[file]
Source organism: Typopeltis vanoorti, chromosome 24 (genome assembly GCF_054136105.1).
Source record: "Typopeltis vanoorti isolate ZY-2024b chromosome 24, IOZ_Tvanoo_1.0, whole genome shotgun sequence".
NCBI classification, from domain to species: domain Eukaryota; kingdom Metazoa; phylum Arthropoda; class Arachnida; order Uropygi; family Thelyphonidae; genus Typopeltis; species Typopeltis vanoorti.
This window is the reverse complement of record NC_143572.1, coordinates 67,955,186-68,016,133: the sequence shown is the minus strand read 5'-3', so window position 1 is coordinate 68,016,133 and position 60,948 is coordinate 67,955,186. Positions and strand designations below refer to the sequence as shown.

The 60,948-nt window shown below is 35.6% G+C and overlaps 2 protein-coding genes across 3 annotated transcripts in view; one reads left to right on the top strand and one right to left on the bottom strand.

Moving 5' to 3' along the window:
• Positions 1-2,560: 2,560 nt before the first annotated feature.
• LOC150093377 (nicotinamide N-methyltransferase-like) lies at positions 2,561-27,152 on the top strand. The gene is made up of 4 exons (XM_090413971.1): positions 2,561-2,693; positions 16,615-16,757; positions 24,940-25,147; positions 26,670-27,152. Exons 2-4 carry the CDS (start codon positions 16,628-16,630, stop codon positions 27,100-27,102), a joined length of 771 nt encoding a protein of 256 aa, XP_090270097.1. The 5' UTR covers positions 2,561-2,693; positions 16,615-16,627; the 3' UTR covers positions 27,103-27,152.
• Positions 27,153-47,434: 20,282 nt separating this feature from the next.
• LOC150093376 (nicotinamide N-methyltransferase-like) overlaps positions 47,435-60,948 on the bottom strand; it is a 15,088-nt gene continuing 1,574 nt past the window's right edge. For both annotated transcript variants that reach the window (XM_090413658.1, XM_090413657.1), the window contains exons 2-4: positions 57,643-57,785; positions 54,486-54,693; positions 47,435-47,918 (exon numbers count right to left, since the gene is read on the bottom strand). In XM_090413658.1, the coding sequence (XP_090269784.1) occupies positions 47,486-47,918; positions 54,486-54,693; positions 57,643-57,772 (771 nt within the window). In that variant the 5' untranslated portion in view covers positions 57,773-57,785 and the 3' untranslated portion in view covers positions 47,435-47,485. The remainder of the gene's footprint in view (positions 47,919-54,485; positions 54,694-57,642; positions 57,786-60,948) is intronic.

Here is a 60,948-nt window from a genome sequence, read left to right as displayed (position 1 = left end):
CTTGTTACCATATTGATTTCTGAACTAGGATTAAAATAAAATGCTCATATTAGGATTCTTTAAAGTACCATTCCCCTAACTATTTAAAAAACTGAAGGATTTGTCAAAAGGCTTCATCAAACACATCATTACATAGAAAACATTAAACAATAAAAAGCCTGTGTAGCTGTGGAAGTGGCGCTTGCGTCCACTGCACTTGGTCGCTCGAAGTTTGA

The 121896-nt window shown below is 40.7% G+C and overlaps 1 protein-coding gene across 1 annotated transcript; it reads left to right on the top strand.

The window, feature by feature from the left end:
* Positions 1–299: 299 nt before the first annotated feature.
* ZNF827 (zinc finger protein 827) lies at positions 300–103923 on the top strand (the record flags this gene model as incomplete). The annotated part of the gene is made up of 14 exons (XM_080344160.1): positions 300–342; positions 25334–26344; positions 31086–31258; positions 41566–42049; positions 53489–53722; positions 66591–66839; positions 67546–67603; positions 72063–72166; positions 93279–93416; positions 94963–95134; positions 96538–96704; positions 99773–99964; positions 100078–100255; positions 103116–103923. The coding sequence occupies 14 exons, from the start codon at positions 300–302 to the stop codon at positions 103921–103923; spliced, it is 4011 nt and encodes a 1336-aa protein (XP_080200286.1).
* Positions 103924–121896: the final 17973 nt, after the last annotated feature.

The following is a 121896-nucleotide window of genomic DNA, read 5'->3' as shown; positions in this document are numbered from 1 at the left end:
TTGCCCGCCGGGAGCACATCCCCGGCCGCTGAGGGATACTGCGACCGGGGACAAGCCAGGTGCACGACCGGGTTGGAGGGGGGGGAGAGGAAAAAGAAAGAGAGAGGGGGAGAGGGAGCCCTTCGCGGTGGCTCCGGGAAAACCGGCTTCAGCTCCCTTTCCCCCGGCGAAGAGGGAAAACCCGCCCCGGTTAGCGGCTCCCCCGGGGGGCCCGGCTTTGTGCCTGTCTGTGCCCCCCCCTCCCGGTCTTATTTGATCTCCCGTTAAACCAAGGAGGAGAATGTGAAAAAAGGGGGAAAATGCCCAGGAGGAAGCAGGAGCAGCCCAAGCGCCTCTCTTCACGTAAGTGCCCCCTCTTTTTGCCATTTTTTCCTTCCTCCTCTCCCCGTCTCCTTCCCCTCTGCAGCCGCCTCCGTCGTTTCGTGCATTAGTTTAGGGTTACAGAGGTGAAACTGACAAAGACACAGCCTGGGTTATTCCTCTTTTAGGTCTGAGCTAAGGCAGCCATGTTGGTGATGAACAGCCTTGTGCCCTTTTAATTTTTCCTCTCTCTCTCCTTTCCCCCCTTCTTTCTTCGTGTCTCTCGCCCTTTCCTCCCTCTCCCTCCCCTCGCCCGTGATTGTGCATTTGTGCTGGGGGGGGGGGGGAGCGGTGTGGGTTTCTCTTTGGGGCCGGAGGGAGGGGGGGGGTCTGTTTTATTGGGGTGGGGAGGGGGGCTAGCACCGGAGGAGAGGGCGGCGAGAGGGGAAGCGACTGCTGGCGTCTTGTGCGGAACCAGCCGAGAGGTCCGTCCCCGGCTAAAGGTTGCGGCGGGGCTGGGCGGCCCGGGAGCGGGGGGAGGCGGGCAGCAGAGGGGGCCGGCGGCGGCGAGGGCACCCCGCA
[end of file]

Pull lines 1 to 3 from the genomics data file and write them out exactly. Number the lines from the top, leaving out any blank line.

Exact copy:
Source organism: Typopeltis vanoorti, chromosome 24 (genome assembly GCF_054136105.1).
Source record: "Typopeltis vanoorti isolate ZY-2024b chromosome 24, IOZ_Tvanoo_1.0, whole genome shotgun sequence".
NCBI classification, from domain to species: domain Eukaryota; kingdom Metazoa; phylum Arthropoda; class Arachnida; order Uropygi; family Thelyphonidae; genus Typopeltis; species Typopeltis vanoorti.